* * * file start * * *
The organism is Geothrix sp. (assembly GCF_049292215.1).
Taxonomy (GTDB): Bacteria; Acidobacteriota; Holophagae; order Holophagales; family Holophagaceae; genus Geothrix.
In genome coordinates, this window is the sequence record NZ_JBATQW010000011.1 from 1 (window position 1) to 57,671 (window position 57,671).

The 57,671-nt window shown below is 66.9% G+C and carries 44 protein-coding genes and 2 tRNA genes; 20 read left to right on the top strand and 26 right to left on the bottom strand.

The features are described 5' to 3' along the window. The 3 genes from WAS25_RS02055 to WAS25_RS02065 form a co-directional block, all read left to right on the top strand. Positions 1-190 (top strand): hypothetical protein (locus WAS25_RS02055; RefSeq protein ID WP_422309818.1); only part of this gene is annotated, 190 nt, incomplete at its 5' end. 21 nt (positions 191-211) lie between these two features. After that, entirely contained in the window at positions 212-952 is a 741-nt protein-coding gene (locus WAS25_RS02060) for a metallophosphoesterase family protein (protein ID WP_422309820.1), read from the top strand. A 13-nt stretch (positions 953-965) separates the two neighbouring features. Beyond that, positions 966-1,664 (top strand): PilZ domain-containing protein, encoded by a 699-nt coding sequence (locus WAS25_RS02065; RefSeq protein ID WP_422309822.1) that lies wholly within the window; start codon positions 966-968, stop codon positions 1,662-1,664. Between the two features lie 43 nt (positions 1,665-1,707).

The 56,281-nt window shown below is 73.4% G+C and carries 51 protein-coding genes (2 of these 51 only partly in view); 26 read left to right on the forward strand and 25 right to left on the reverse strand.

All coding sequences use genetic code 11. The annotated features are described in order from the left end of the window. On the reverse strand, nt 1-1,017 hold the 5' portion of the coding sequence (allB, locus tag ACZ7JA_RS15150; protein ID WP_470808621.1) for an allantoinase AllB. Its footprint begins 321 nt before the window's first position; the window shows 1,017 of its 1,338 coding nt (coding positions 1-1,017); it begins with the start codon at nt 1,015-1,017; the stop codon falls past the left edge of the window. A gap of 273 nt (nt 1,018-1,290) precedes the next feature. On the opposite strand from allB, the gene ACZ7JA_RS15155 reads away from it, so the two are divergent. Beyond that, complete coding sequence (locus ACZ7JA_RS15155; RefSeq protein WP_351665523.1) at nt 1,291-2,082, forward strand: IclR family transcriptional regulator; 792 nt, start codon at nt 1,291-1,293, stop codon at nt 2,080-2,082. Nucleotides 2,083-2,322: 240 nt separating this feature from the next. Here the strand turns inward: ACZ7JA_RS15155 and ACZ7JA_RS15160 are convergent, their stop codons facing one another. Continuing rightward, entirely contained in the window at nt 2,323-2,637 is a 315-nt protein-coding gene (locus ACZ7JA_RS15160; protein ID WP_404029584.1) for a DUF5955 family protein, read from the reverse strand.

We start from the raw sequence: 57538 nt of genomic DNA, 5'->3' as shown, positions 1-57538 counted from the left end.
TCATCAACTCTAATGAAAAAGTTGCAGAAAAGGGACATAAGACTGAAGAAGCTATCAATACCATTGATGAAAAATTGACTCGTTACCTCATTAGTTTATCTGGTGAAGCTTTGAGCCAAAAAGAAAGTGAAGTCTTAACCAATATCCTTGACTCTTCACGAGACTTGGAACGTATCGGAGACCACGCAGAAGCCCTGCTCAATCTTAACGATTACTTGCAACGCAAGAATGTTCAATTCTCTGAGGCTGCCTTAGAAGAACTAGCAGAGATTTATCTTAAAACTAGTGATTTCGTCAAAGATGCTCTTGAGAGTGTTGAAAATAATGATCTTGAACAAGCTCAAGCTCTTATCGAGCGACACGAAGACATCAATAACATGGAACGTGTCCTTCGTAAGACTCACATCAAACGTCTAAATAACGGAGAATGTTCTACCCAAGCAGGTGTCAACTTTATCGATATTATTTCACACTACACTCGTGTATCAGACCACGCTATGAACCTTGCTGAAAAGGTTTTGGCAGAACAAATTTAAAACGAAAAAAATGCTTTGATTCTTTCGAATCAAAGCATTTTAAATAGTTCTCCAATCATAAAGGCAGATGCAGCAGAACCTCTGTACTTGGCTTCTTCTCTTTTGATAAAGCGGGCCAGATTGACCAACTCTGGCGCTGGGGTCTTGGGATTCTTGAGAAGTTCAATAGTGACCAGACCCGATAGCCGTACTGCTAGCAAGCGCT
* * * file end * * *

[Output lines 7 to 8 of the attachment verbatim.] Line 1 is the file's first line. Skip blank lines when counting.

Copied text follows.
All coding sequences use genetic code 11. The annotated features are described in order from the left end of the window. On the reverse strand, nt 1-1,017 hold the 5' portion of the coding sequence (allB, locus tag ACZ7JA_RS15150; protein ID WP_470808621.1) for an allantoinase AllB. Its footprint begins 321 nt before the window's first position; the window shows 1,017 of its 1,338 coding nt (coding positions 1-1,017); it begins with the start codon at nt 1,015-1,017; the stop codon falls past the left edge of the window. A gap of 273 nt (nt 1,018-1,290) precedes the next feature. On the opposite strand from allB, the gene ACZ7JA_RS15155 reads away from it, so the two are divergent. Beyond that, complete coding sequence (locus ACZ7JA_RS15155; RefSeq protein WP_351665523.1) at nt 1,291-2,082, forward strand: IclR family transcriptional regulator; 792 nt, start codon at nt 1,291-1,293, stop codon at nt 2,080-2,082. Nucleotides 2,083-2,322: 240 nt separating this feature from the next. Here the strand turns inward: ACZ7JA_RS15155 and ACZ7JA_RS15160 are convergent, their stop codons facing one another. Continuing rightward, entirely contained in the window at nt 2,323-2,637 is a 315-nt protein-coding gene (locus ACZ7JA_RS15160; protein ID WP_404029584.1) for a DUF5955 family protein, read from the reverse strand.

We start from the raw sequence: 57538 nt of genomic DNA, 5'->3' as shown, positions 1-57538 counted from the left end.